Frederik Willem Janssen is head of the Chemistry Department, Food Inspection Service in Zutphen, and a subsidiary of the Inspector of Health Protection (similar to the FDA in America). Their lab has a special interest in.... modified gluten, edible packaging materials (which may contain gluten), and detection of hidden gluten in foods, including the development of improved detection methods. He is also a member of the Medical/Scientific Advisory Committee of the Dutch Celiac Society.
Distillation quite effectively removes the gluten and it is very unlikely that splashes of fermented (we call it "moutwijn", i.e. malt wine, can't remember the correct English word for it) will be carried over to the final distillate. If they are present they must have been added afterwards. A couple of years ago we analyzed some distilled liquor for presence of gluten proteins but we couldn't detect any in this set (about 40 different types). The beer test, which consisted of a set of 50 different brands, showed that most brands (35) did contain immunoreactive protein in amounts between 1 and 200 mg/liter. Only 15 contained less than 1 mg/liter. There was a strong correlation between the gluten content and whether wheat had been used as an ingredient!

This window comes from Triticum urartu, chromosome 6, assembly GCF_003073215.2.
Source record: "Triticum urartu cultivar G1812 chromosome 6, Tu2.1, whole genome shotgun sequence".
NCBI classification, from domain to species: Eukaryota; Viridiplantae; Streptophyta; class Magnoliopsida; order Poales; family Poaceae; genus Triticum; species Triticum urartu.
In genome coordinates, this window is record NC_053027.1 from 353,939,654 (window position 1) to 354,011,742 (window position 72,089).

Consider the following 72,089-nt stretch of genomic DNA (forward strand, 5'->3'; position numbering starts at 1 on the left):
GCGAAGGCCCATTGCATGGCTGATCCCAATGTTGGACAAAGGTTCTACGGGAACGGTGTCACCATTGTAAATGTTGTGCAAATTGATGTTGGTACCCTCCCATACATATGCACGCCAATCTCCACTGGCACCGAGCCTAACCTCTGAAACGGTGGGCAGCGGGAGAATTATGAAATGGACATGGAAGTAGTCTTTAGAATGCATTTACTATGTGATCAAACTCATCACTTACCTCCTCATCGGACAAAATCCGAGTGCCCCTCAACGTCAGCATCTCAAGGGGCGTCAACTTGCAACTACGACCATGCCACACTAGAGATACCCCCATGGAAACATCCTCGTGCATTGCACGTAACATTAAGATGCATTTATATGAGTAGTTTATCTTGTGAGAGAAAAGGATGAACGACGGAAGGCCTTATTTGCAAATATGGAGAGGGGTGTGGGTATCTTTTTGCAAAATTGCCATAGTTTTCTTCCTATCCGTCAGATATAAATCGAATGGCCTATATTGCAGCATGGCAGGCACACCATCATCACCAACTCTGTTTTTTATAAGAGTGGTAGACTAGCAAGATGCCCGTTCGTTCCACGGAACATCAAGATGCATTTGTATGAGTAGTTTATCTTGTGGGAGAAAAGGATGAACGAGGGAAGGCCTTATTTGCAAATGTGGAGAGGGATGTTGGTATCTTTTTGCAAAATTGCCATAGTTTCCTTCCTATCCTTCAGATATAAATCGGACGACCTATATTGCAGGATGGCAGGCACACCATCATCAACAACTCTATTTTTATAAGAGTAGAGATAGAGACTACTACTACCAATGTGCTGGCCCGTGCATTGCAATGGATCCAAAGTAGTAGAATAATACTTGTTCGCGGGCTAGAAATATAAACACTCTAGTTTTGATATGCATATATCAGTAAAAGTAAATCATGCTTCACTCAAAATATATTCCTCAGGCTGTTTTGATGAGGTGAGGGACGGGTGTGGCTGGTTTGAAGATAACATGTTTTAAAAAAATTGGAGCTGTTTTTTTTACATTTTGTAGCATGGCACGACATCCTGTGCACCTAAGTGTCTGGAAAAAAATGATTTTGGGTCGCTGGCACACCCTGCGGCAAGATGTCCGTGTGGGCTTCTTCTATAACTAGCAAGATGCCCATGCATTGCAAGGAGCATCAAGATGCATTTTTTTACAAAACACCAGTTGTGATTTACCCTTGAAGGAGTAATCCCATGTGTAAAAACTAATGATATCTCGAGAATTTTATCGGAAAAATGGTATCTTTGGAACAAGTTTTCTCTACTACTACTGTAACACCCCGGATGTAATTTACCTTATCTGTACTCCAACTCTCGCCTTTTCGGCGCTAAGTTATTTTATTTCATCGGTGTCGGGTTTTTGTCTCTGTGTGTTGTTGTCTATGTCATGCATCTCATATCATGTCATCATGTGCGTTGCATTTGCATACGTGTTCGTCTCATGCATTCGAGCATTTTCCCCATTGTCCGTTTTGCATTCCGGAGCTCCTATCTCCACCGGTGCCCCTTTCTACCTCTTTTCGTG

They did find gluten in distilled liquor! The levels varied from zero to 200-mg gluten/liter. The highest amount was found in a "Creme de Framboise" (200 mg/liter) but second was a French brandy VSOP with a score of 180 m g/liter. A Dutch gin was negative, which might be an indication that gluten in these type of liquor is not a carry over to the distillate! My guess is that this gluten is derived from the caramel coloring, though there is no proof about this yet. I always advise sensitive patients to abstain from brown colored liquor!
I would like to stress that the determination of gluten in these types of products is very unreliable and we have to count with false positive as well as false negative values. The gluten proteins could have been broken down to small (but still toxic) peptides and in that case a sandwich-type ELISA might produce false negative results because in that case you always need to two epitopes (binding sites for the antiserum) on one molecule to get a positive reaction. A competitive type assay would be the choice for this type of product, but we haven't tried this type of analysis yet. We did use it on a soy sauce, which was prepared with wheat gluten and didn't find any gliadin, which might be an indication that gluten had been broken down to very small peptides with less than one binding site.
Frederik Willem Janssen, Zutpen, The Netherlands.